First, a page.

By Sarah Baker
The art of stick ribbon dancing goes back thousands of years to Ancient China. However, Knoxville’s own Alex Pulsipher has taken this ancient instrument to another level. Readers may have caught glimpses of him on Market Square painting our Smoky Mountain sky with his colossal flying ribbon.
Pulsipher was at the Lake Eden Arts Festival near Asheville, North Carolina looking for something interesting to purchase his son Sam, now 7. He stumbled upon a dowel type stick with a ribbon it. The stick was about two feet long and the ribbon was probably about 6 feet. Upon taking it home, he found that he found more amusement in it than his son.
About a year later, he came upon it again and remembering how much he enjoyed it, he decided to make one himself. The first one he made had a bamboo stick about 3 or 4 feet long and had about 6 feet of ribbon. Now Pulsipher’s bamboo stick is 25 feet long and his “ribbon” is about 5 feet wide and 60 feet long. Watching him dance, or wrestle, with his ribbon is quite something. Sometimes the ribbon looks like a dancing dragon and other times it is like a powerful ocean wave. Whatever it is, it is art. Pulsipher has reinvented and magnified this ancient art with ingenuity and imagination.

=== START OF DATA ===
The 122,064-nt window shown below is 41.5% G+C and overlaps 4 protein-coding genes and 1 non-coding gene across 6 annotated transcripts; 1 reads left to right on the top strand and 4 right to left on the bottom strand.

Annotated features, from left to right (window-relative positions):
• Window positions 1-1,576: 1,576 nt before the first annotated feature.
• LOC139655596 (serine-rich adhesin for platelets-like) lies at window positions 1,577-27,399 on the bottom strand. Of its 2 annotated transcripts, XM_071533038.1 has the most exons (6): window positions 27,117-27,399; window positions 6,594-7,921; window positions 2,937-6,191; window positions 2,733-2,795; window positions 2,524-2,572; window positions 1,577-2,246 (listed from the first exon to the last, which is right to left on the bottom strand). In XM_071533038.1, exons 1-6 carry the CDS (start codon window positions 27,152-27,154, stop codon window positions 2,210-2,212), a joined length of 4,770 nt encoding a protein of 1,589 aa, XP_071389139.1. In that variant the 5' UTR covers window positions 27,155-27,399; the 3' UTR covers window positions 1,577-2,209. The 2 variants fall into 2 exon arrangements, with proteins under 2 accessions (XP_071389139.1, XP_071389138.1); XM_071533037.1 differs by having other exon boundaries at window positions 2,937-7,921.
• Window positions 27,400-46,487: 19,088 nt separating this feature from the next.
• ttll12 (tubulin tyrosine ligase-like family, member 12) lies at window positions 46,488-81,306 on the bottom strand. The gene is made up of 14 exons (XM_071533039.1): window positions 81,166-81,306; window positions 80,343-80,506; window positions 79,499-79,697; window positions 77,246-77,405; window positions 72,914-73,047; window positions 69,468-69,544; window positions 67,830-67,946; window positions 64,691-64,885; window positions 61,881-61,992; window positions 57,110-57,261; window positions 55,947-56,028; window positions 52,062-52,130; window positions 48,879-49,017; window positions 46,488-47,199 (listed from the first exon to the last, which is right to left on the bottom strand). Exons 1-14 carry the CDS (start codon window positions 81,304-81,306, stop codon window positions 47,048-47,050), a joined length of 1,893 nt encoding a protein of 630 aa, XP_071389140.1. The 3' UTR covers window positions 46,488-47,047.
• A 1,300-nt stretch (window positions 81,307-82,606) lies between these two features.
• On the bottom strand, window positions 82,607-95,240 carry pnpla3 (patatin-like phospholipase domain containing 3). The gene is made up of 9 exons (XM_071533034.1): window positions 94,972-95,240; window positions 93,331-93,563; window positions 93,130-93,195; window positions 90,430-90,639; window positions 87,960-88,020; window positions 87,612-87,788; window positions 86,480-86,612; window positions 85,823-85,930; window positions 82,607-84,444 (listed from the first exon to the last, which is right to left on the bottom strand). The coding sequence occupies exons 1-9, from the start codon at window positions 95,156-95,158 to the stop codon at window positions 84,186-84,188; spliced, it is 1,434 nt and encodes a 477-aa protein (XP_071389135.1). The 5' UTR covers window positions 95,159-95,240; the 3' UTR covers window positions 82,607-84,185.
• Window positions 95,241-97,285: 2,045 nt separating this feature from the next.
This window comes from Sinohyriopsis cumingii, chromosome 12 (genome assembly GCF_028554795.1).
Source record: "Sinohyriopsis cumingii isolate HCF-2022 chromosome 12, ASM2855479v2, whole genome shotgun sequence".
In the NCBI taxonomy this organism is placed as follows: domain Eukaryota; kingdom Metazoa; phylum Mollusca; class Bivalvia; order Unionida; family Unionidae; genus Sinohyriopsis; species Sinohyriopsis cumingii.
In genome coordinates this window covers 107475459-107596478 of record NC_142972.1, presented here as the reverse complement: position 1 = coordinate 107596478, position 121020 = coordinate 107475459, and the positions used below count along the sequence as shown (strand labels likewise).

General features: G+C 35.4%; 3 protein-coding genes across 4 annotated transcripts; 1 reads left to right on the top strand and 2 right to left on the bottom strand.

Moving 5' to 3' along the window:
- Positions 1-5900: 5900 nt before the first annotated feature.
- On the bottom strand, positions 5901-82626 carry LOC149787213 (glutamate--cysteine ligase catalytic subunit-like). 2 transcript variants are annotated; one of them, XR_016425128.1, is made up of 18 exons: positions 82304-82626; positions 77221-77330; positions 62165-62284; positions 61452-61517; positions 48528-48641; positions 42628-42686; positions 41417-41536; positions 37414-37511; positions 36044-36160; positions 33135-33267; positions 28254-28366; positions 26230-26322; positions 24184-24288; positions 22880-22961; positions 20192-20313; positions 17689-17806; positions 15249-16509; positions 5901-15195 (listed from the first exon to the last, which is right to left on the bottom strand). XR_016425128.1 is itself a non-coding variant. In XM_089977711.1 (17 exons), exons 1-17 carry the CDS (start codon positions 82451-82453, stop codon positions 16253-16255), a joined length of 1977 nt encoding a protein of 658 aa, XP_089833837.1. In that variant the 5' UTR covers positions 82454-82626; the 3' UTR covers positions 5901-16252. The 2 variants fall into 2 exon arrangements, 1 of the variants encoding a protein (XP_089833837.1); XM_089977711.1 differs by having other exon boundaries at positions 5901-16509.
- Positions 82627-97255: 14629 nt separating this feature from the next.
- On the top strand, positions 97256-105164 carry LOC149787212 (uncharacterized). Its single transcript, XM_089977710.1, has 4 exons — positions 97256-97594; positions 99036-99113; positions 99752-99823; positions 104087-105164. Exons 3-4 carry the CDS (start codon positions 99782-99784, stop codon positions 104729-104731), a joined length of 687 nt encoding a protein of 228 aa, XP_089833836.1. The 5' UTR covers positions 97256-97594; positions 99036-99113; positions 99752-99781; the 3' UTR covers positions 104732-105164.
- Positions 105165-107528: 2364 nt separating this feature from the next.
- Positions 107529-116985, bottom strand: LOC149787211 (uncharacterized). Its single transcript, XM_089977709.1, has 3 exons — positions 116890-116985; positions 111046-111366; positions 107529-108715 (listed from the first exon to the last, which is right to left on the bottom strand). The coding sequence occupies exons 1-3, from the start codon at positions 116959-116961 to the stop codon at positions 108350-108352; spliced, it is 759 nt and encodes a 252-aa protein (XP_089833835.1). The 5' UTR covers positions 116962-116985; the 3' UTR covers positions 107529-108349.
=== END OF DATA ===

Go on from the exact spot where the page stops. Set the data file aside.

Anyone who is interested in Alex Pulsipher’s demonstrations of sky paint should head down to Market Square on Mondays or Wednesdays from 6:45 to 8 p.m. Mondays are kids’ nights and kids of all ages are welcome to play chase the ribbon. Sometimes Pulsipher brings ribbons to give to kids who come out. Adults are welcome to come see him on Wednesdays and are even invited to try it out themselves. “I love for people to come try it out. If you ever see me doing it, don’t be afraid to ask, but it is quite a work out,” says Pulsipher.